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Re: Woodpecker's Bevel Gauge
« Reply #11 on: February 15, 2012, 09:12 PM »
Ken,

Anodized aluminum and stainless steel = no maintenance, I hate having to keep things from rusting / tarnishing.  No wood or plastic  to warp or deform. The bottom end lock means  the mechanism won't be in the way on either side.  [thumbs up]


Seth

Offline PaulMarcel

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Re: Woodpecker's Bevel Gauge
« Reply #12 on: February 15, 2012, 09:32 PM »
I like the Veritas design with the cam lever as it allows me to lock it with one finger - makes it easier to use if I have to reach into a corner

+5 :)  Fantastic bevel gauge and it doesn't slip.  Closes up nicely, too.
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Offline RL

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Re: Woodpecker's Bevel Gauge
« Reply #13 on: February 15, 2012, 09:40 PM »
You can also use the lever on both sides of the Veritas gauge.

Offline John Stevens

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Re: Woodpecker's Bevel Gauge
« Reply #14 on: February 15, 2012, 09:51 PM »
I like the Veritas design with the cam lever as it allows me to lock it with one finger - makes it easier to use if I have to reach into a corner
+1 on that.  I've bought four of the "limited run" tools from Woodpeckers, but can't see buying this one unless it has a cam lock.  Unlike twisting a bolt, which tends to change the angle, the cam lock keeps the angle true.  I also own a Shinwa, but haven't used it in years since buying the Veritas.

Regards,

John
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Offline Captainwrinkles

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Re: Woodpecker's Bevel Gauge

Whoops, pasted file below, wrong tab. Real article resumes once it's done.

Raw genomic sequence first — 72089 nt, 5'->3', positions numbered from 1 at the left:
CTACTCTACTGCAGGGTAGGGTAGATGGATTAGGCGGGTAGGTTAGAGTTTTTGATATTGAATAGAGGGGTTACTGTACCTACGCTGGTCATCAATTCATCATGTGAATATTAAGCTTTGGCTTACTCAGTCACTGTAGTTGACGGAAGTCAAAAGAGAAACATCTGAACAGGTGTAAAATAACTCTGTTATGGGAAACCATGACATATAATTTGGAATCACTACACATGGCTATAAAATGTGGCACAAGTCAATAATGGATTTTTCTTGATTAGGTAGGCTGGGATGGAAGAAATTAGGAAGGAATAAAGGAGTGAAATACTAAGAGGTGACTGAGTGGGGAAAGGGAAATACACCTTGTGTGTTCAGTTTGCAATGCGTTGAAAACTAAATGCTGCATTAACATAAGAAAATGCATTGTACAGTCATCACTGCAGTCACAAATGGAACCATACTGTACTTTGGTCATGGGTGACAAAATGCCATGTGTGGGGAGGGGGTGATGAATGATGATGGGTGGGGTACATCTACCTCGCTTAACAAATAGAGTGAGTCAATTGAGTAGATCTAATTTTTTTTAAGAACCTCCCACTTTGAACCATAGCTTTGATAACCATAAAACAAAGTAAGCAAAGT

« Reply #15 on: February 15, 2012, 11:44 PM »
Lee Valley just came out with this one today

http://www.leevalley.com/en/wood/page.aspx?cat=1&p=69055

might be worth a look  [smile]

Offline jmbfestool

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Re: Woodpecker's Bevel Gauge
« Reply #16 on: February 16, 2012, 02:55 AM »
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Offline GaryLaroff

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Re: Woodpecker's Bevel Gauge
« Reply #17 on: February 16, 2012, 01:43 PM »
There is another new bevel gauge that was announced in July 2011 that shipped soon after and that is true to the Robinson patent.  In my opinion after using it, this is an excellent bevel gauge.  I have no financial interest in this business, but I can say that the tool works well and that it has retired my trusty Bridge City and Shinwa bevel gauges.  That it is a rugged tool, has the lock on the end and a switch to lock it at 90 degrees are the main product features.

47898-0

This bevel gauge is Patrick Leach’s exact copy of Isaiah Robinson’s 1872 improved patent sliding bevel with sliding tab for quick setting 90 degrees to make it function as a double square.  It a 100% true copy, faithful to original patent, handmade in Massachusetts.  Exact down to the last detail, the 9” long blade can be set to any angle desired and then quickly locked in place by turning the large thumb screw.  What most copies miss is that the patent covers a bevel gauge that can snap to and be locked at 90 degrees.  It was a quantum leap in bevel design, and an engineering achievement for its time, loads of mass (weighs nearly one pound), it works as well as it looks.  I don’t think any other bevel gauge has a detent to lock at 90 degrees for use as a square.

For information, email Patrick Leach at leach@supertool.com

Gary
« Last Edit: February 16, 2012, 01:50 PM by GaryLaroff »

Offline RonWen

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Re: Woodpecker's Bevel Gauge
« Reply #18 on: February 17, 2012, 12:10 AM »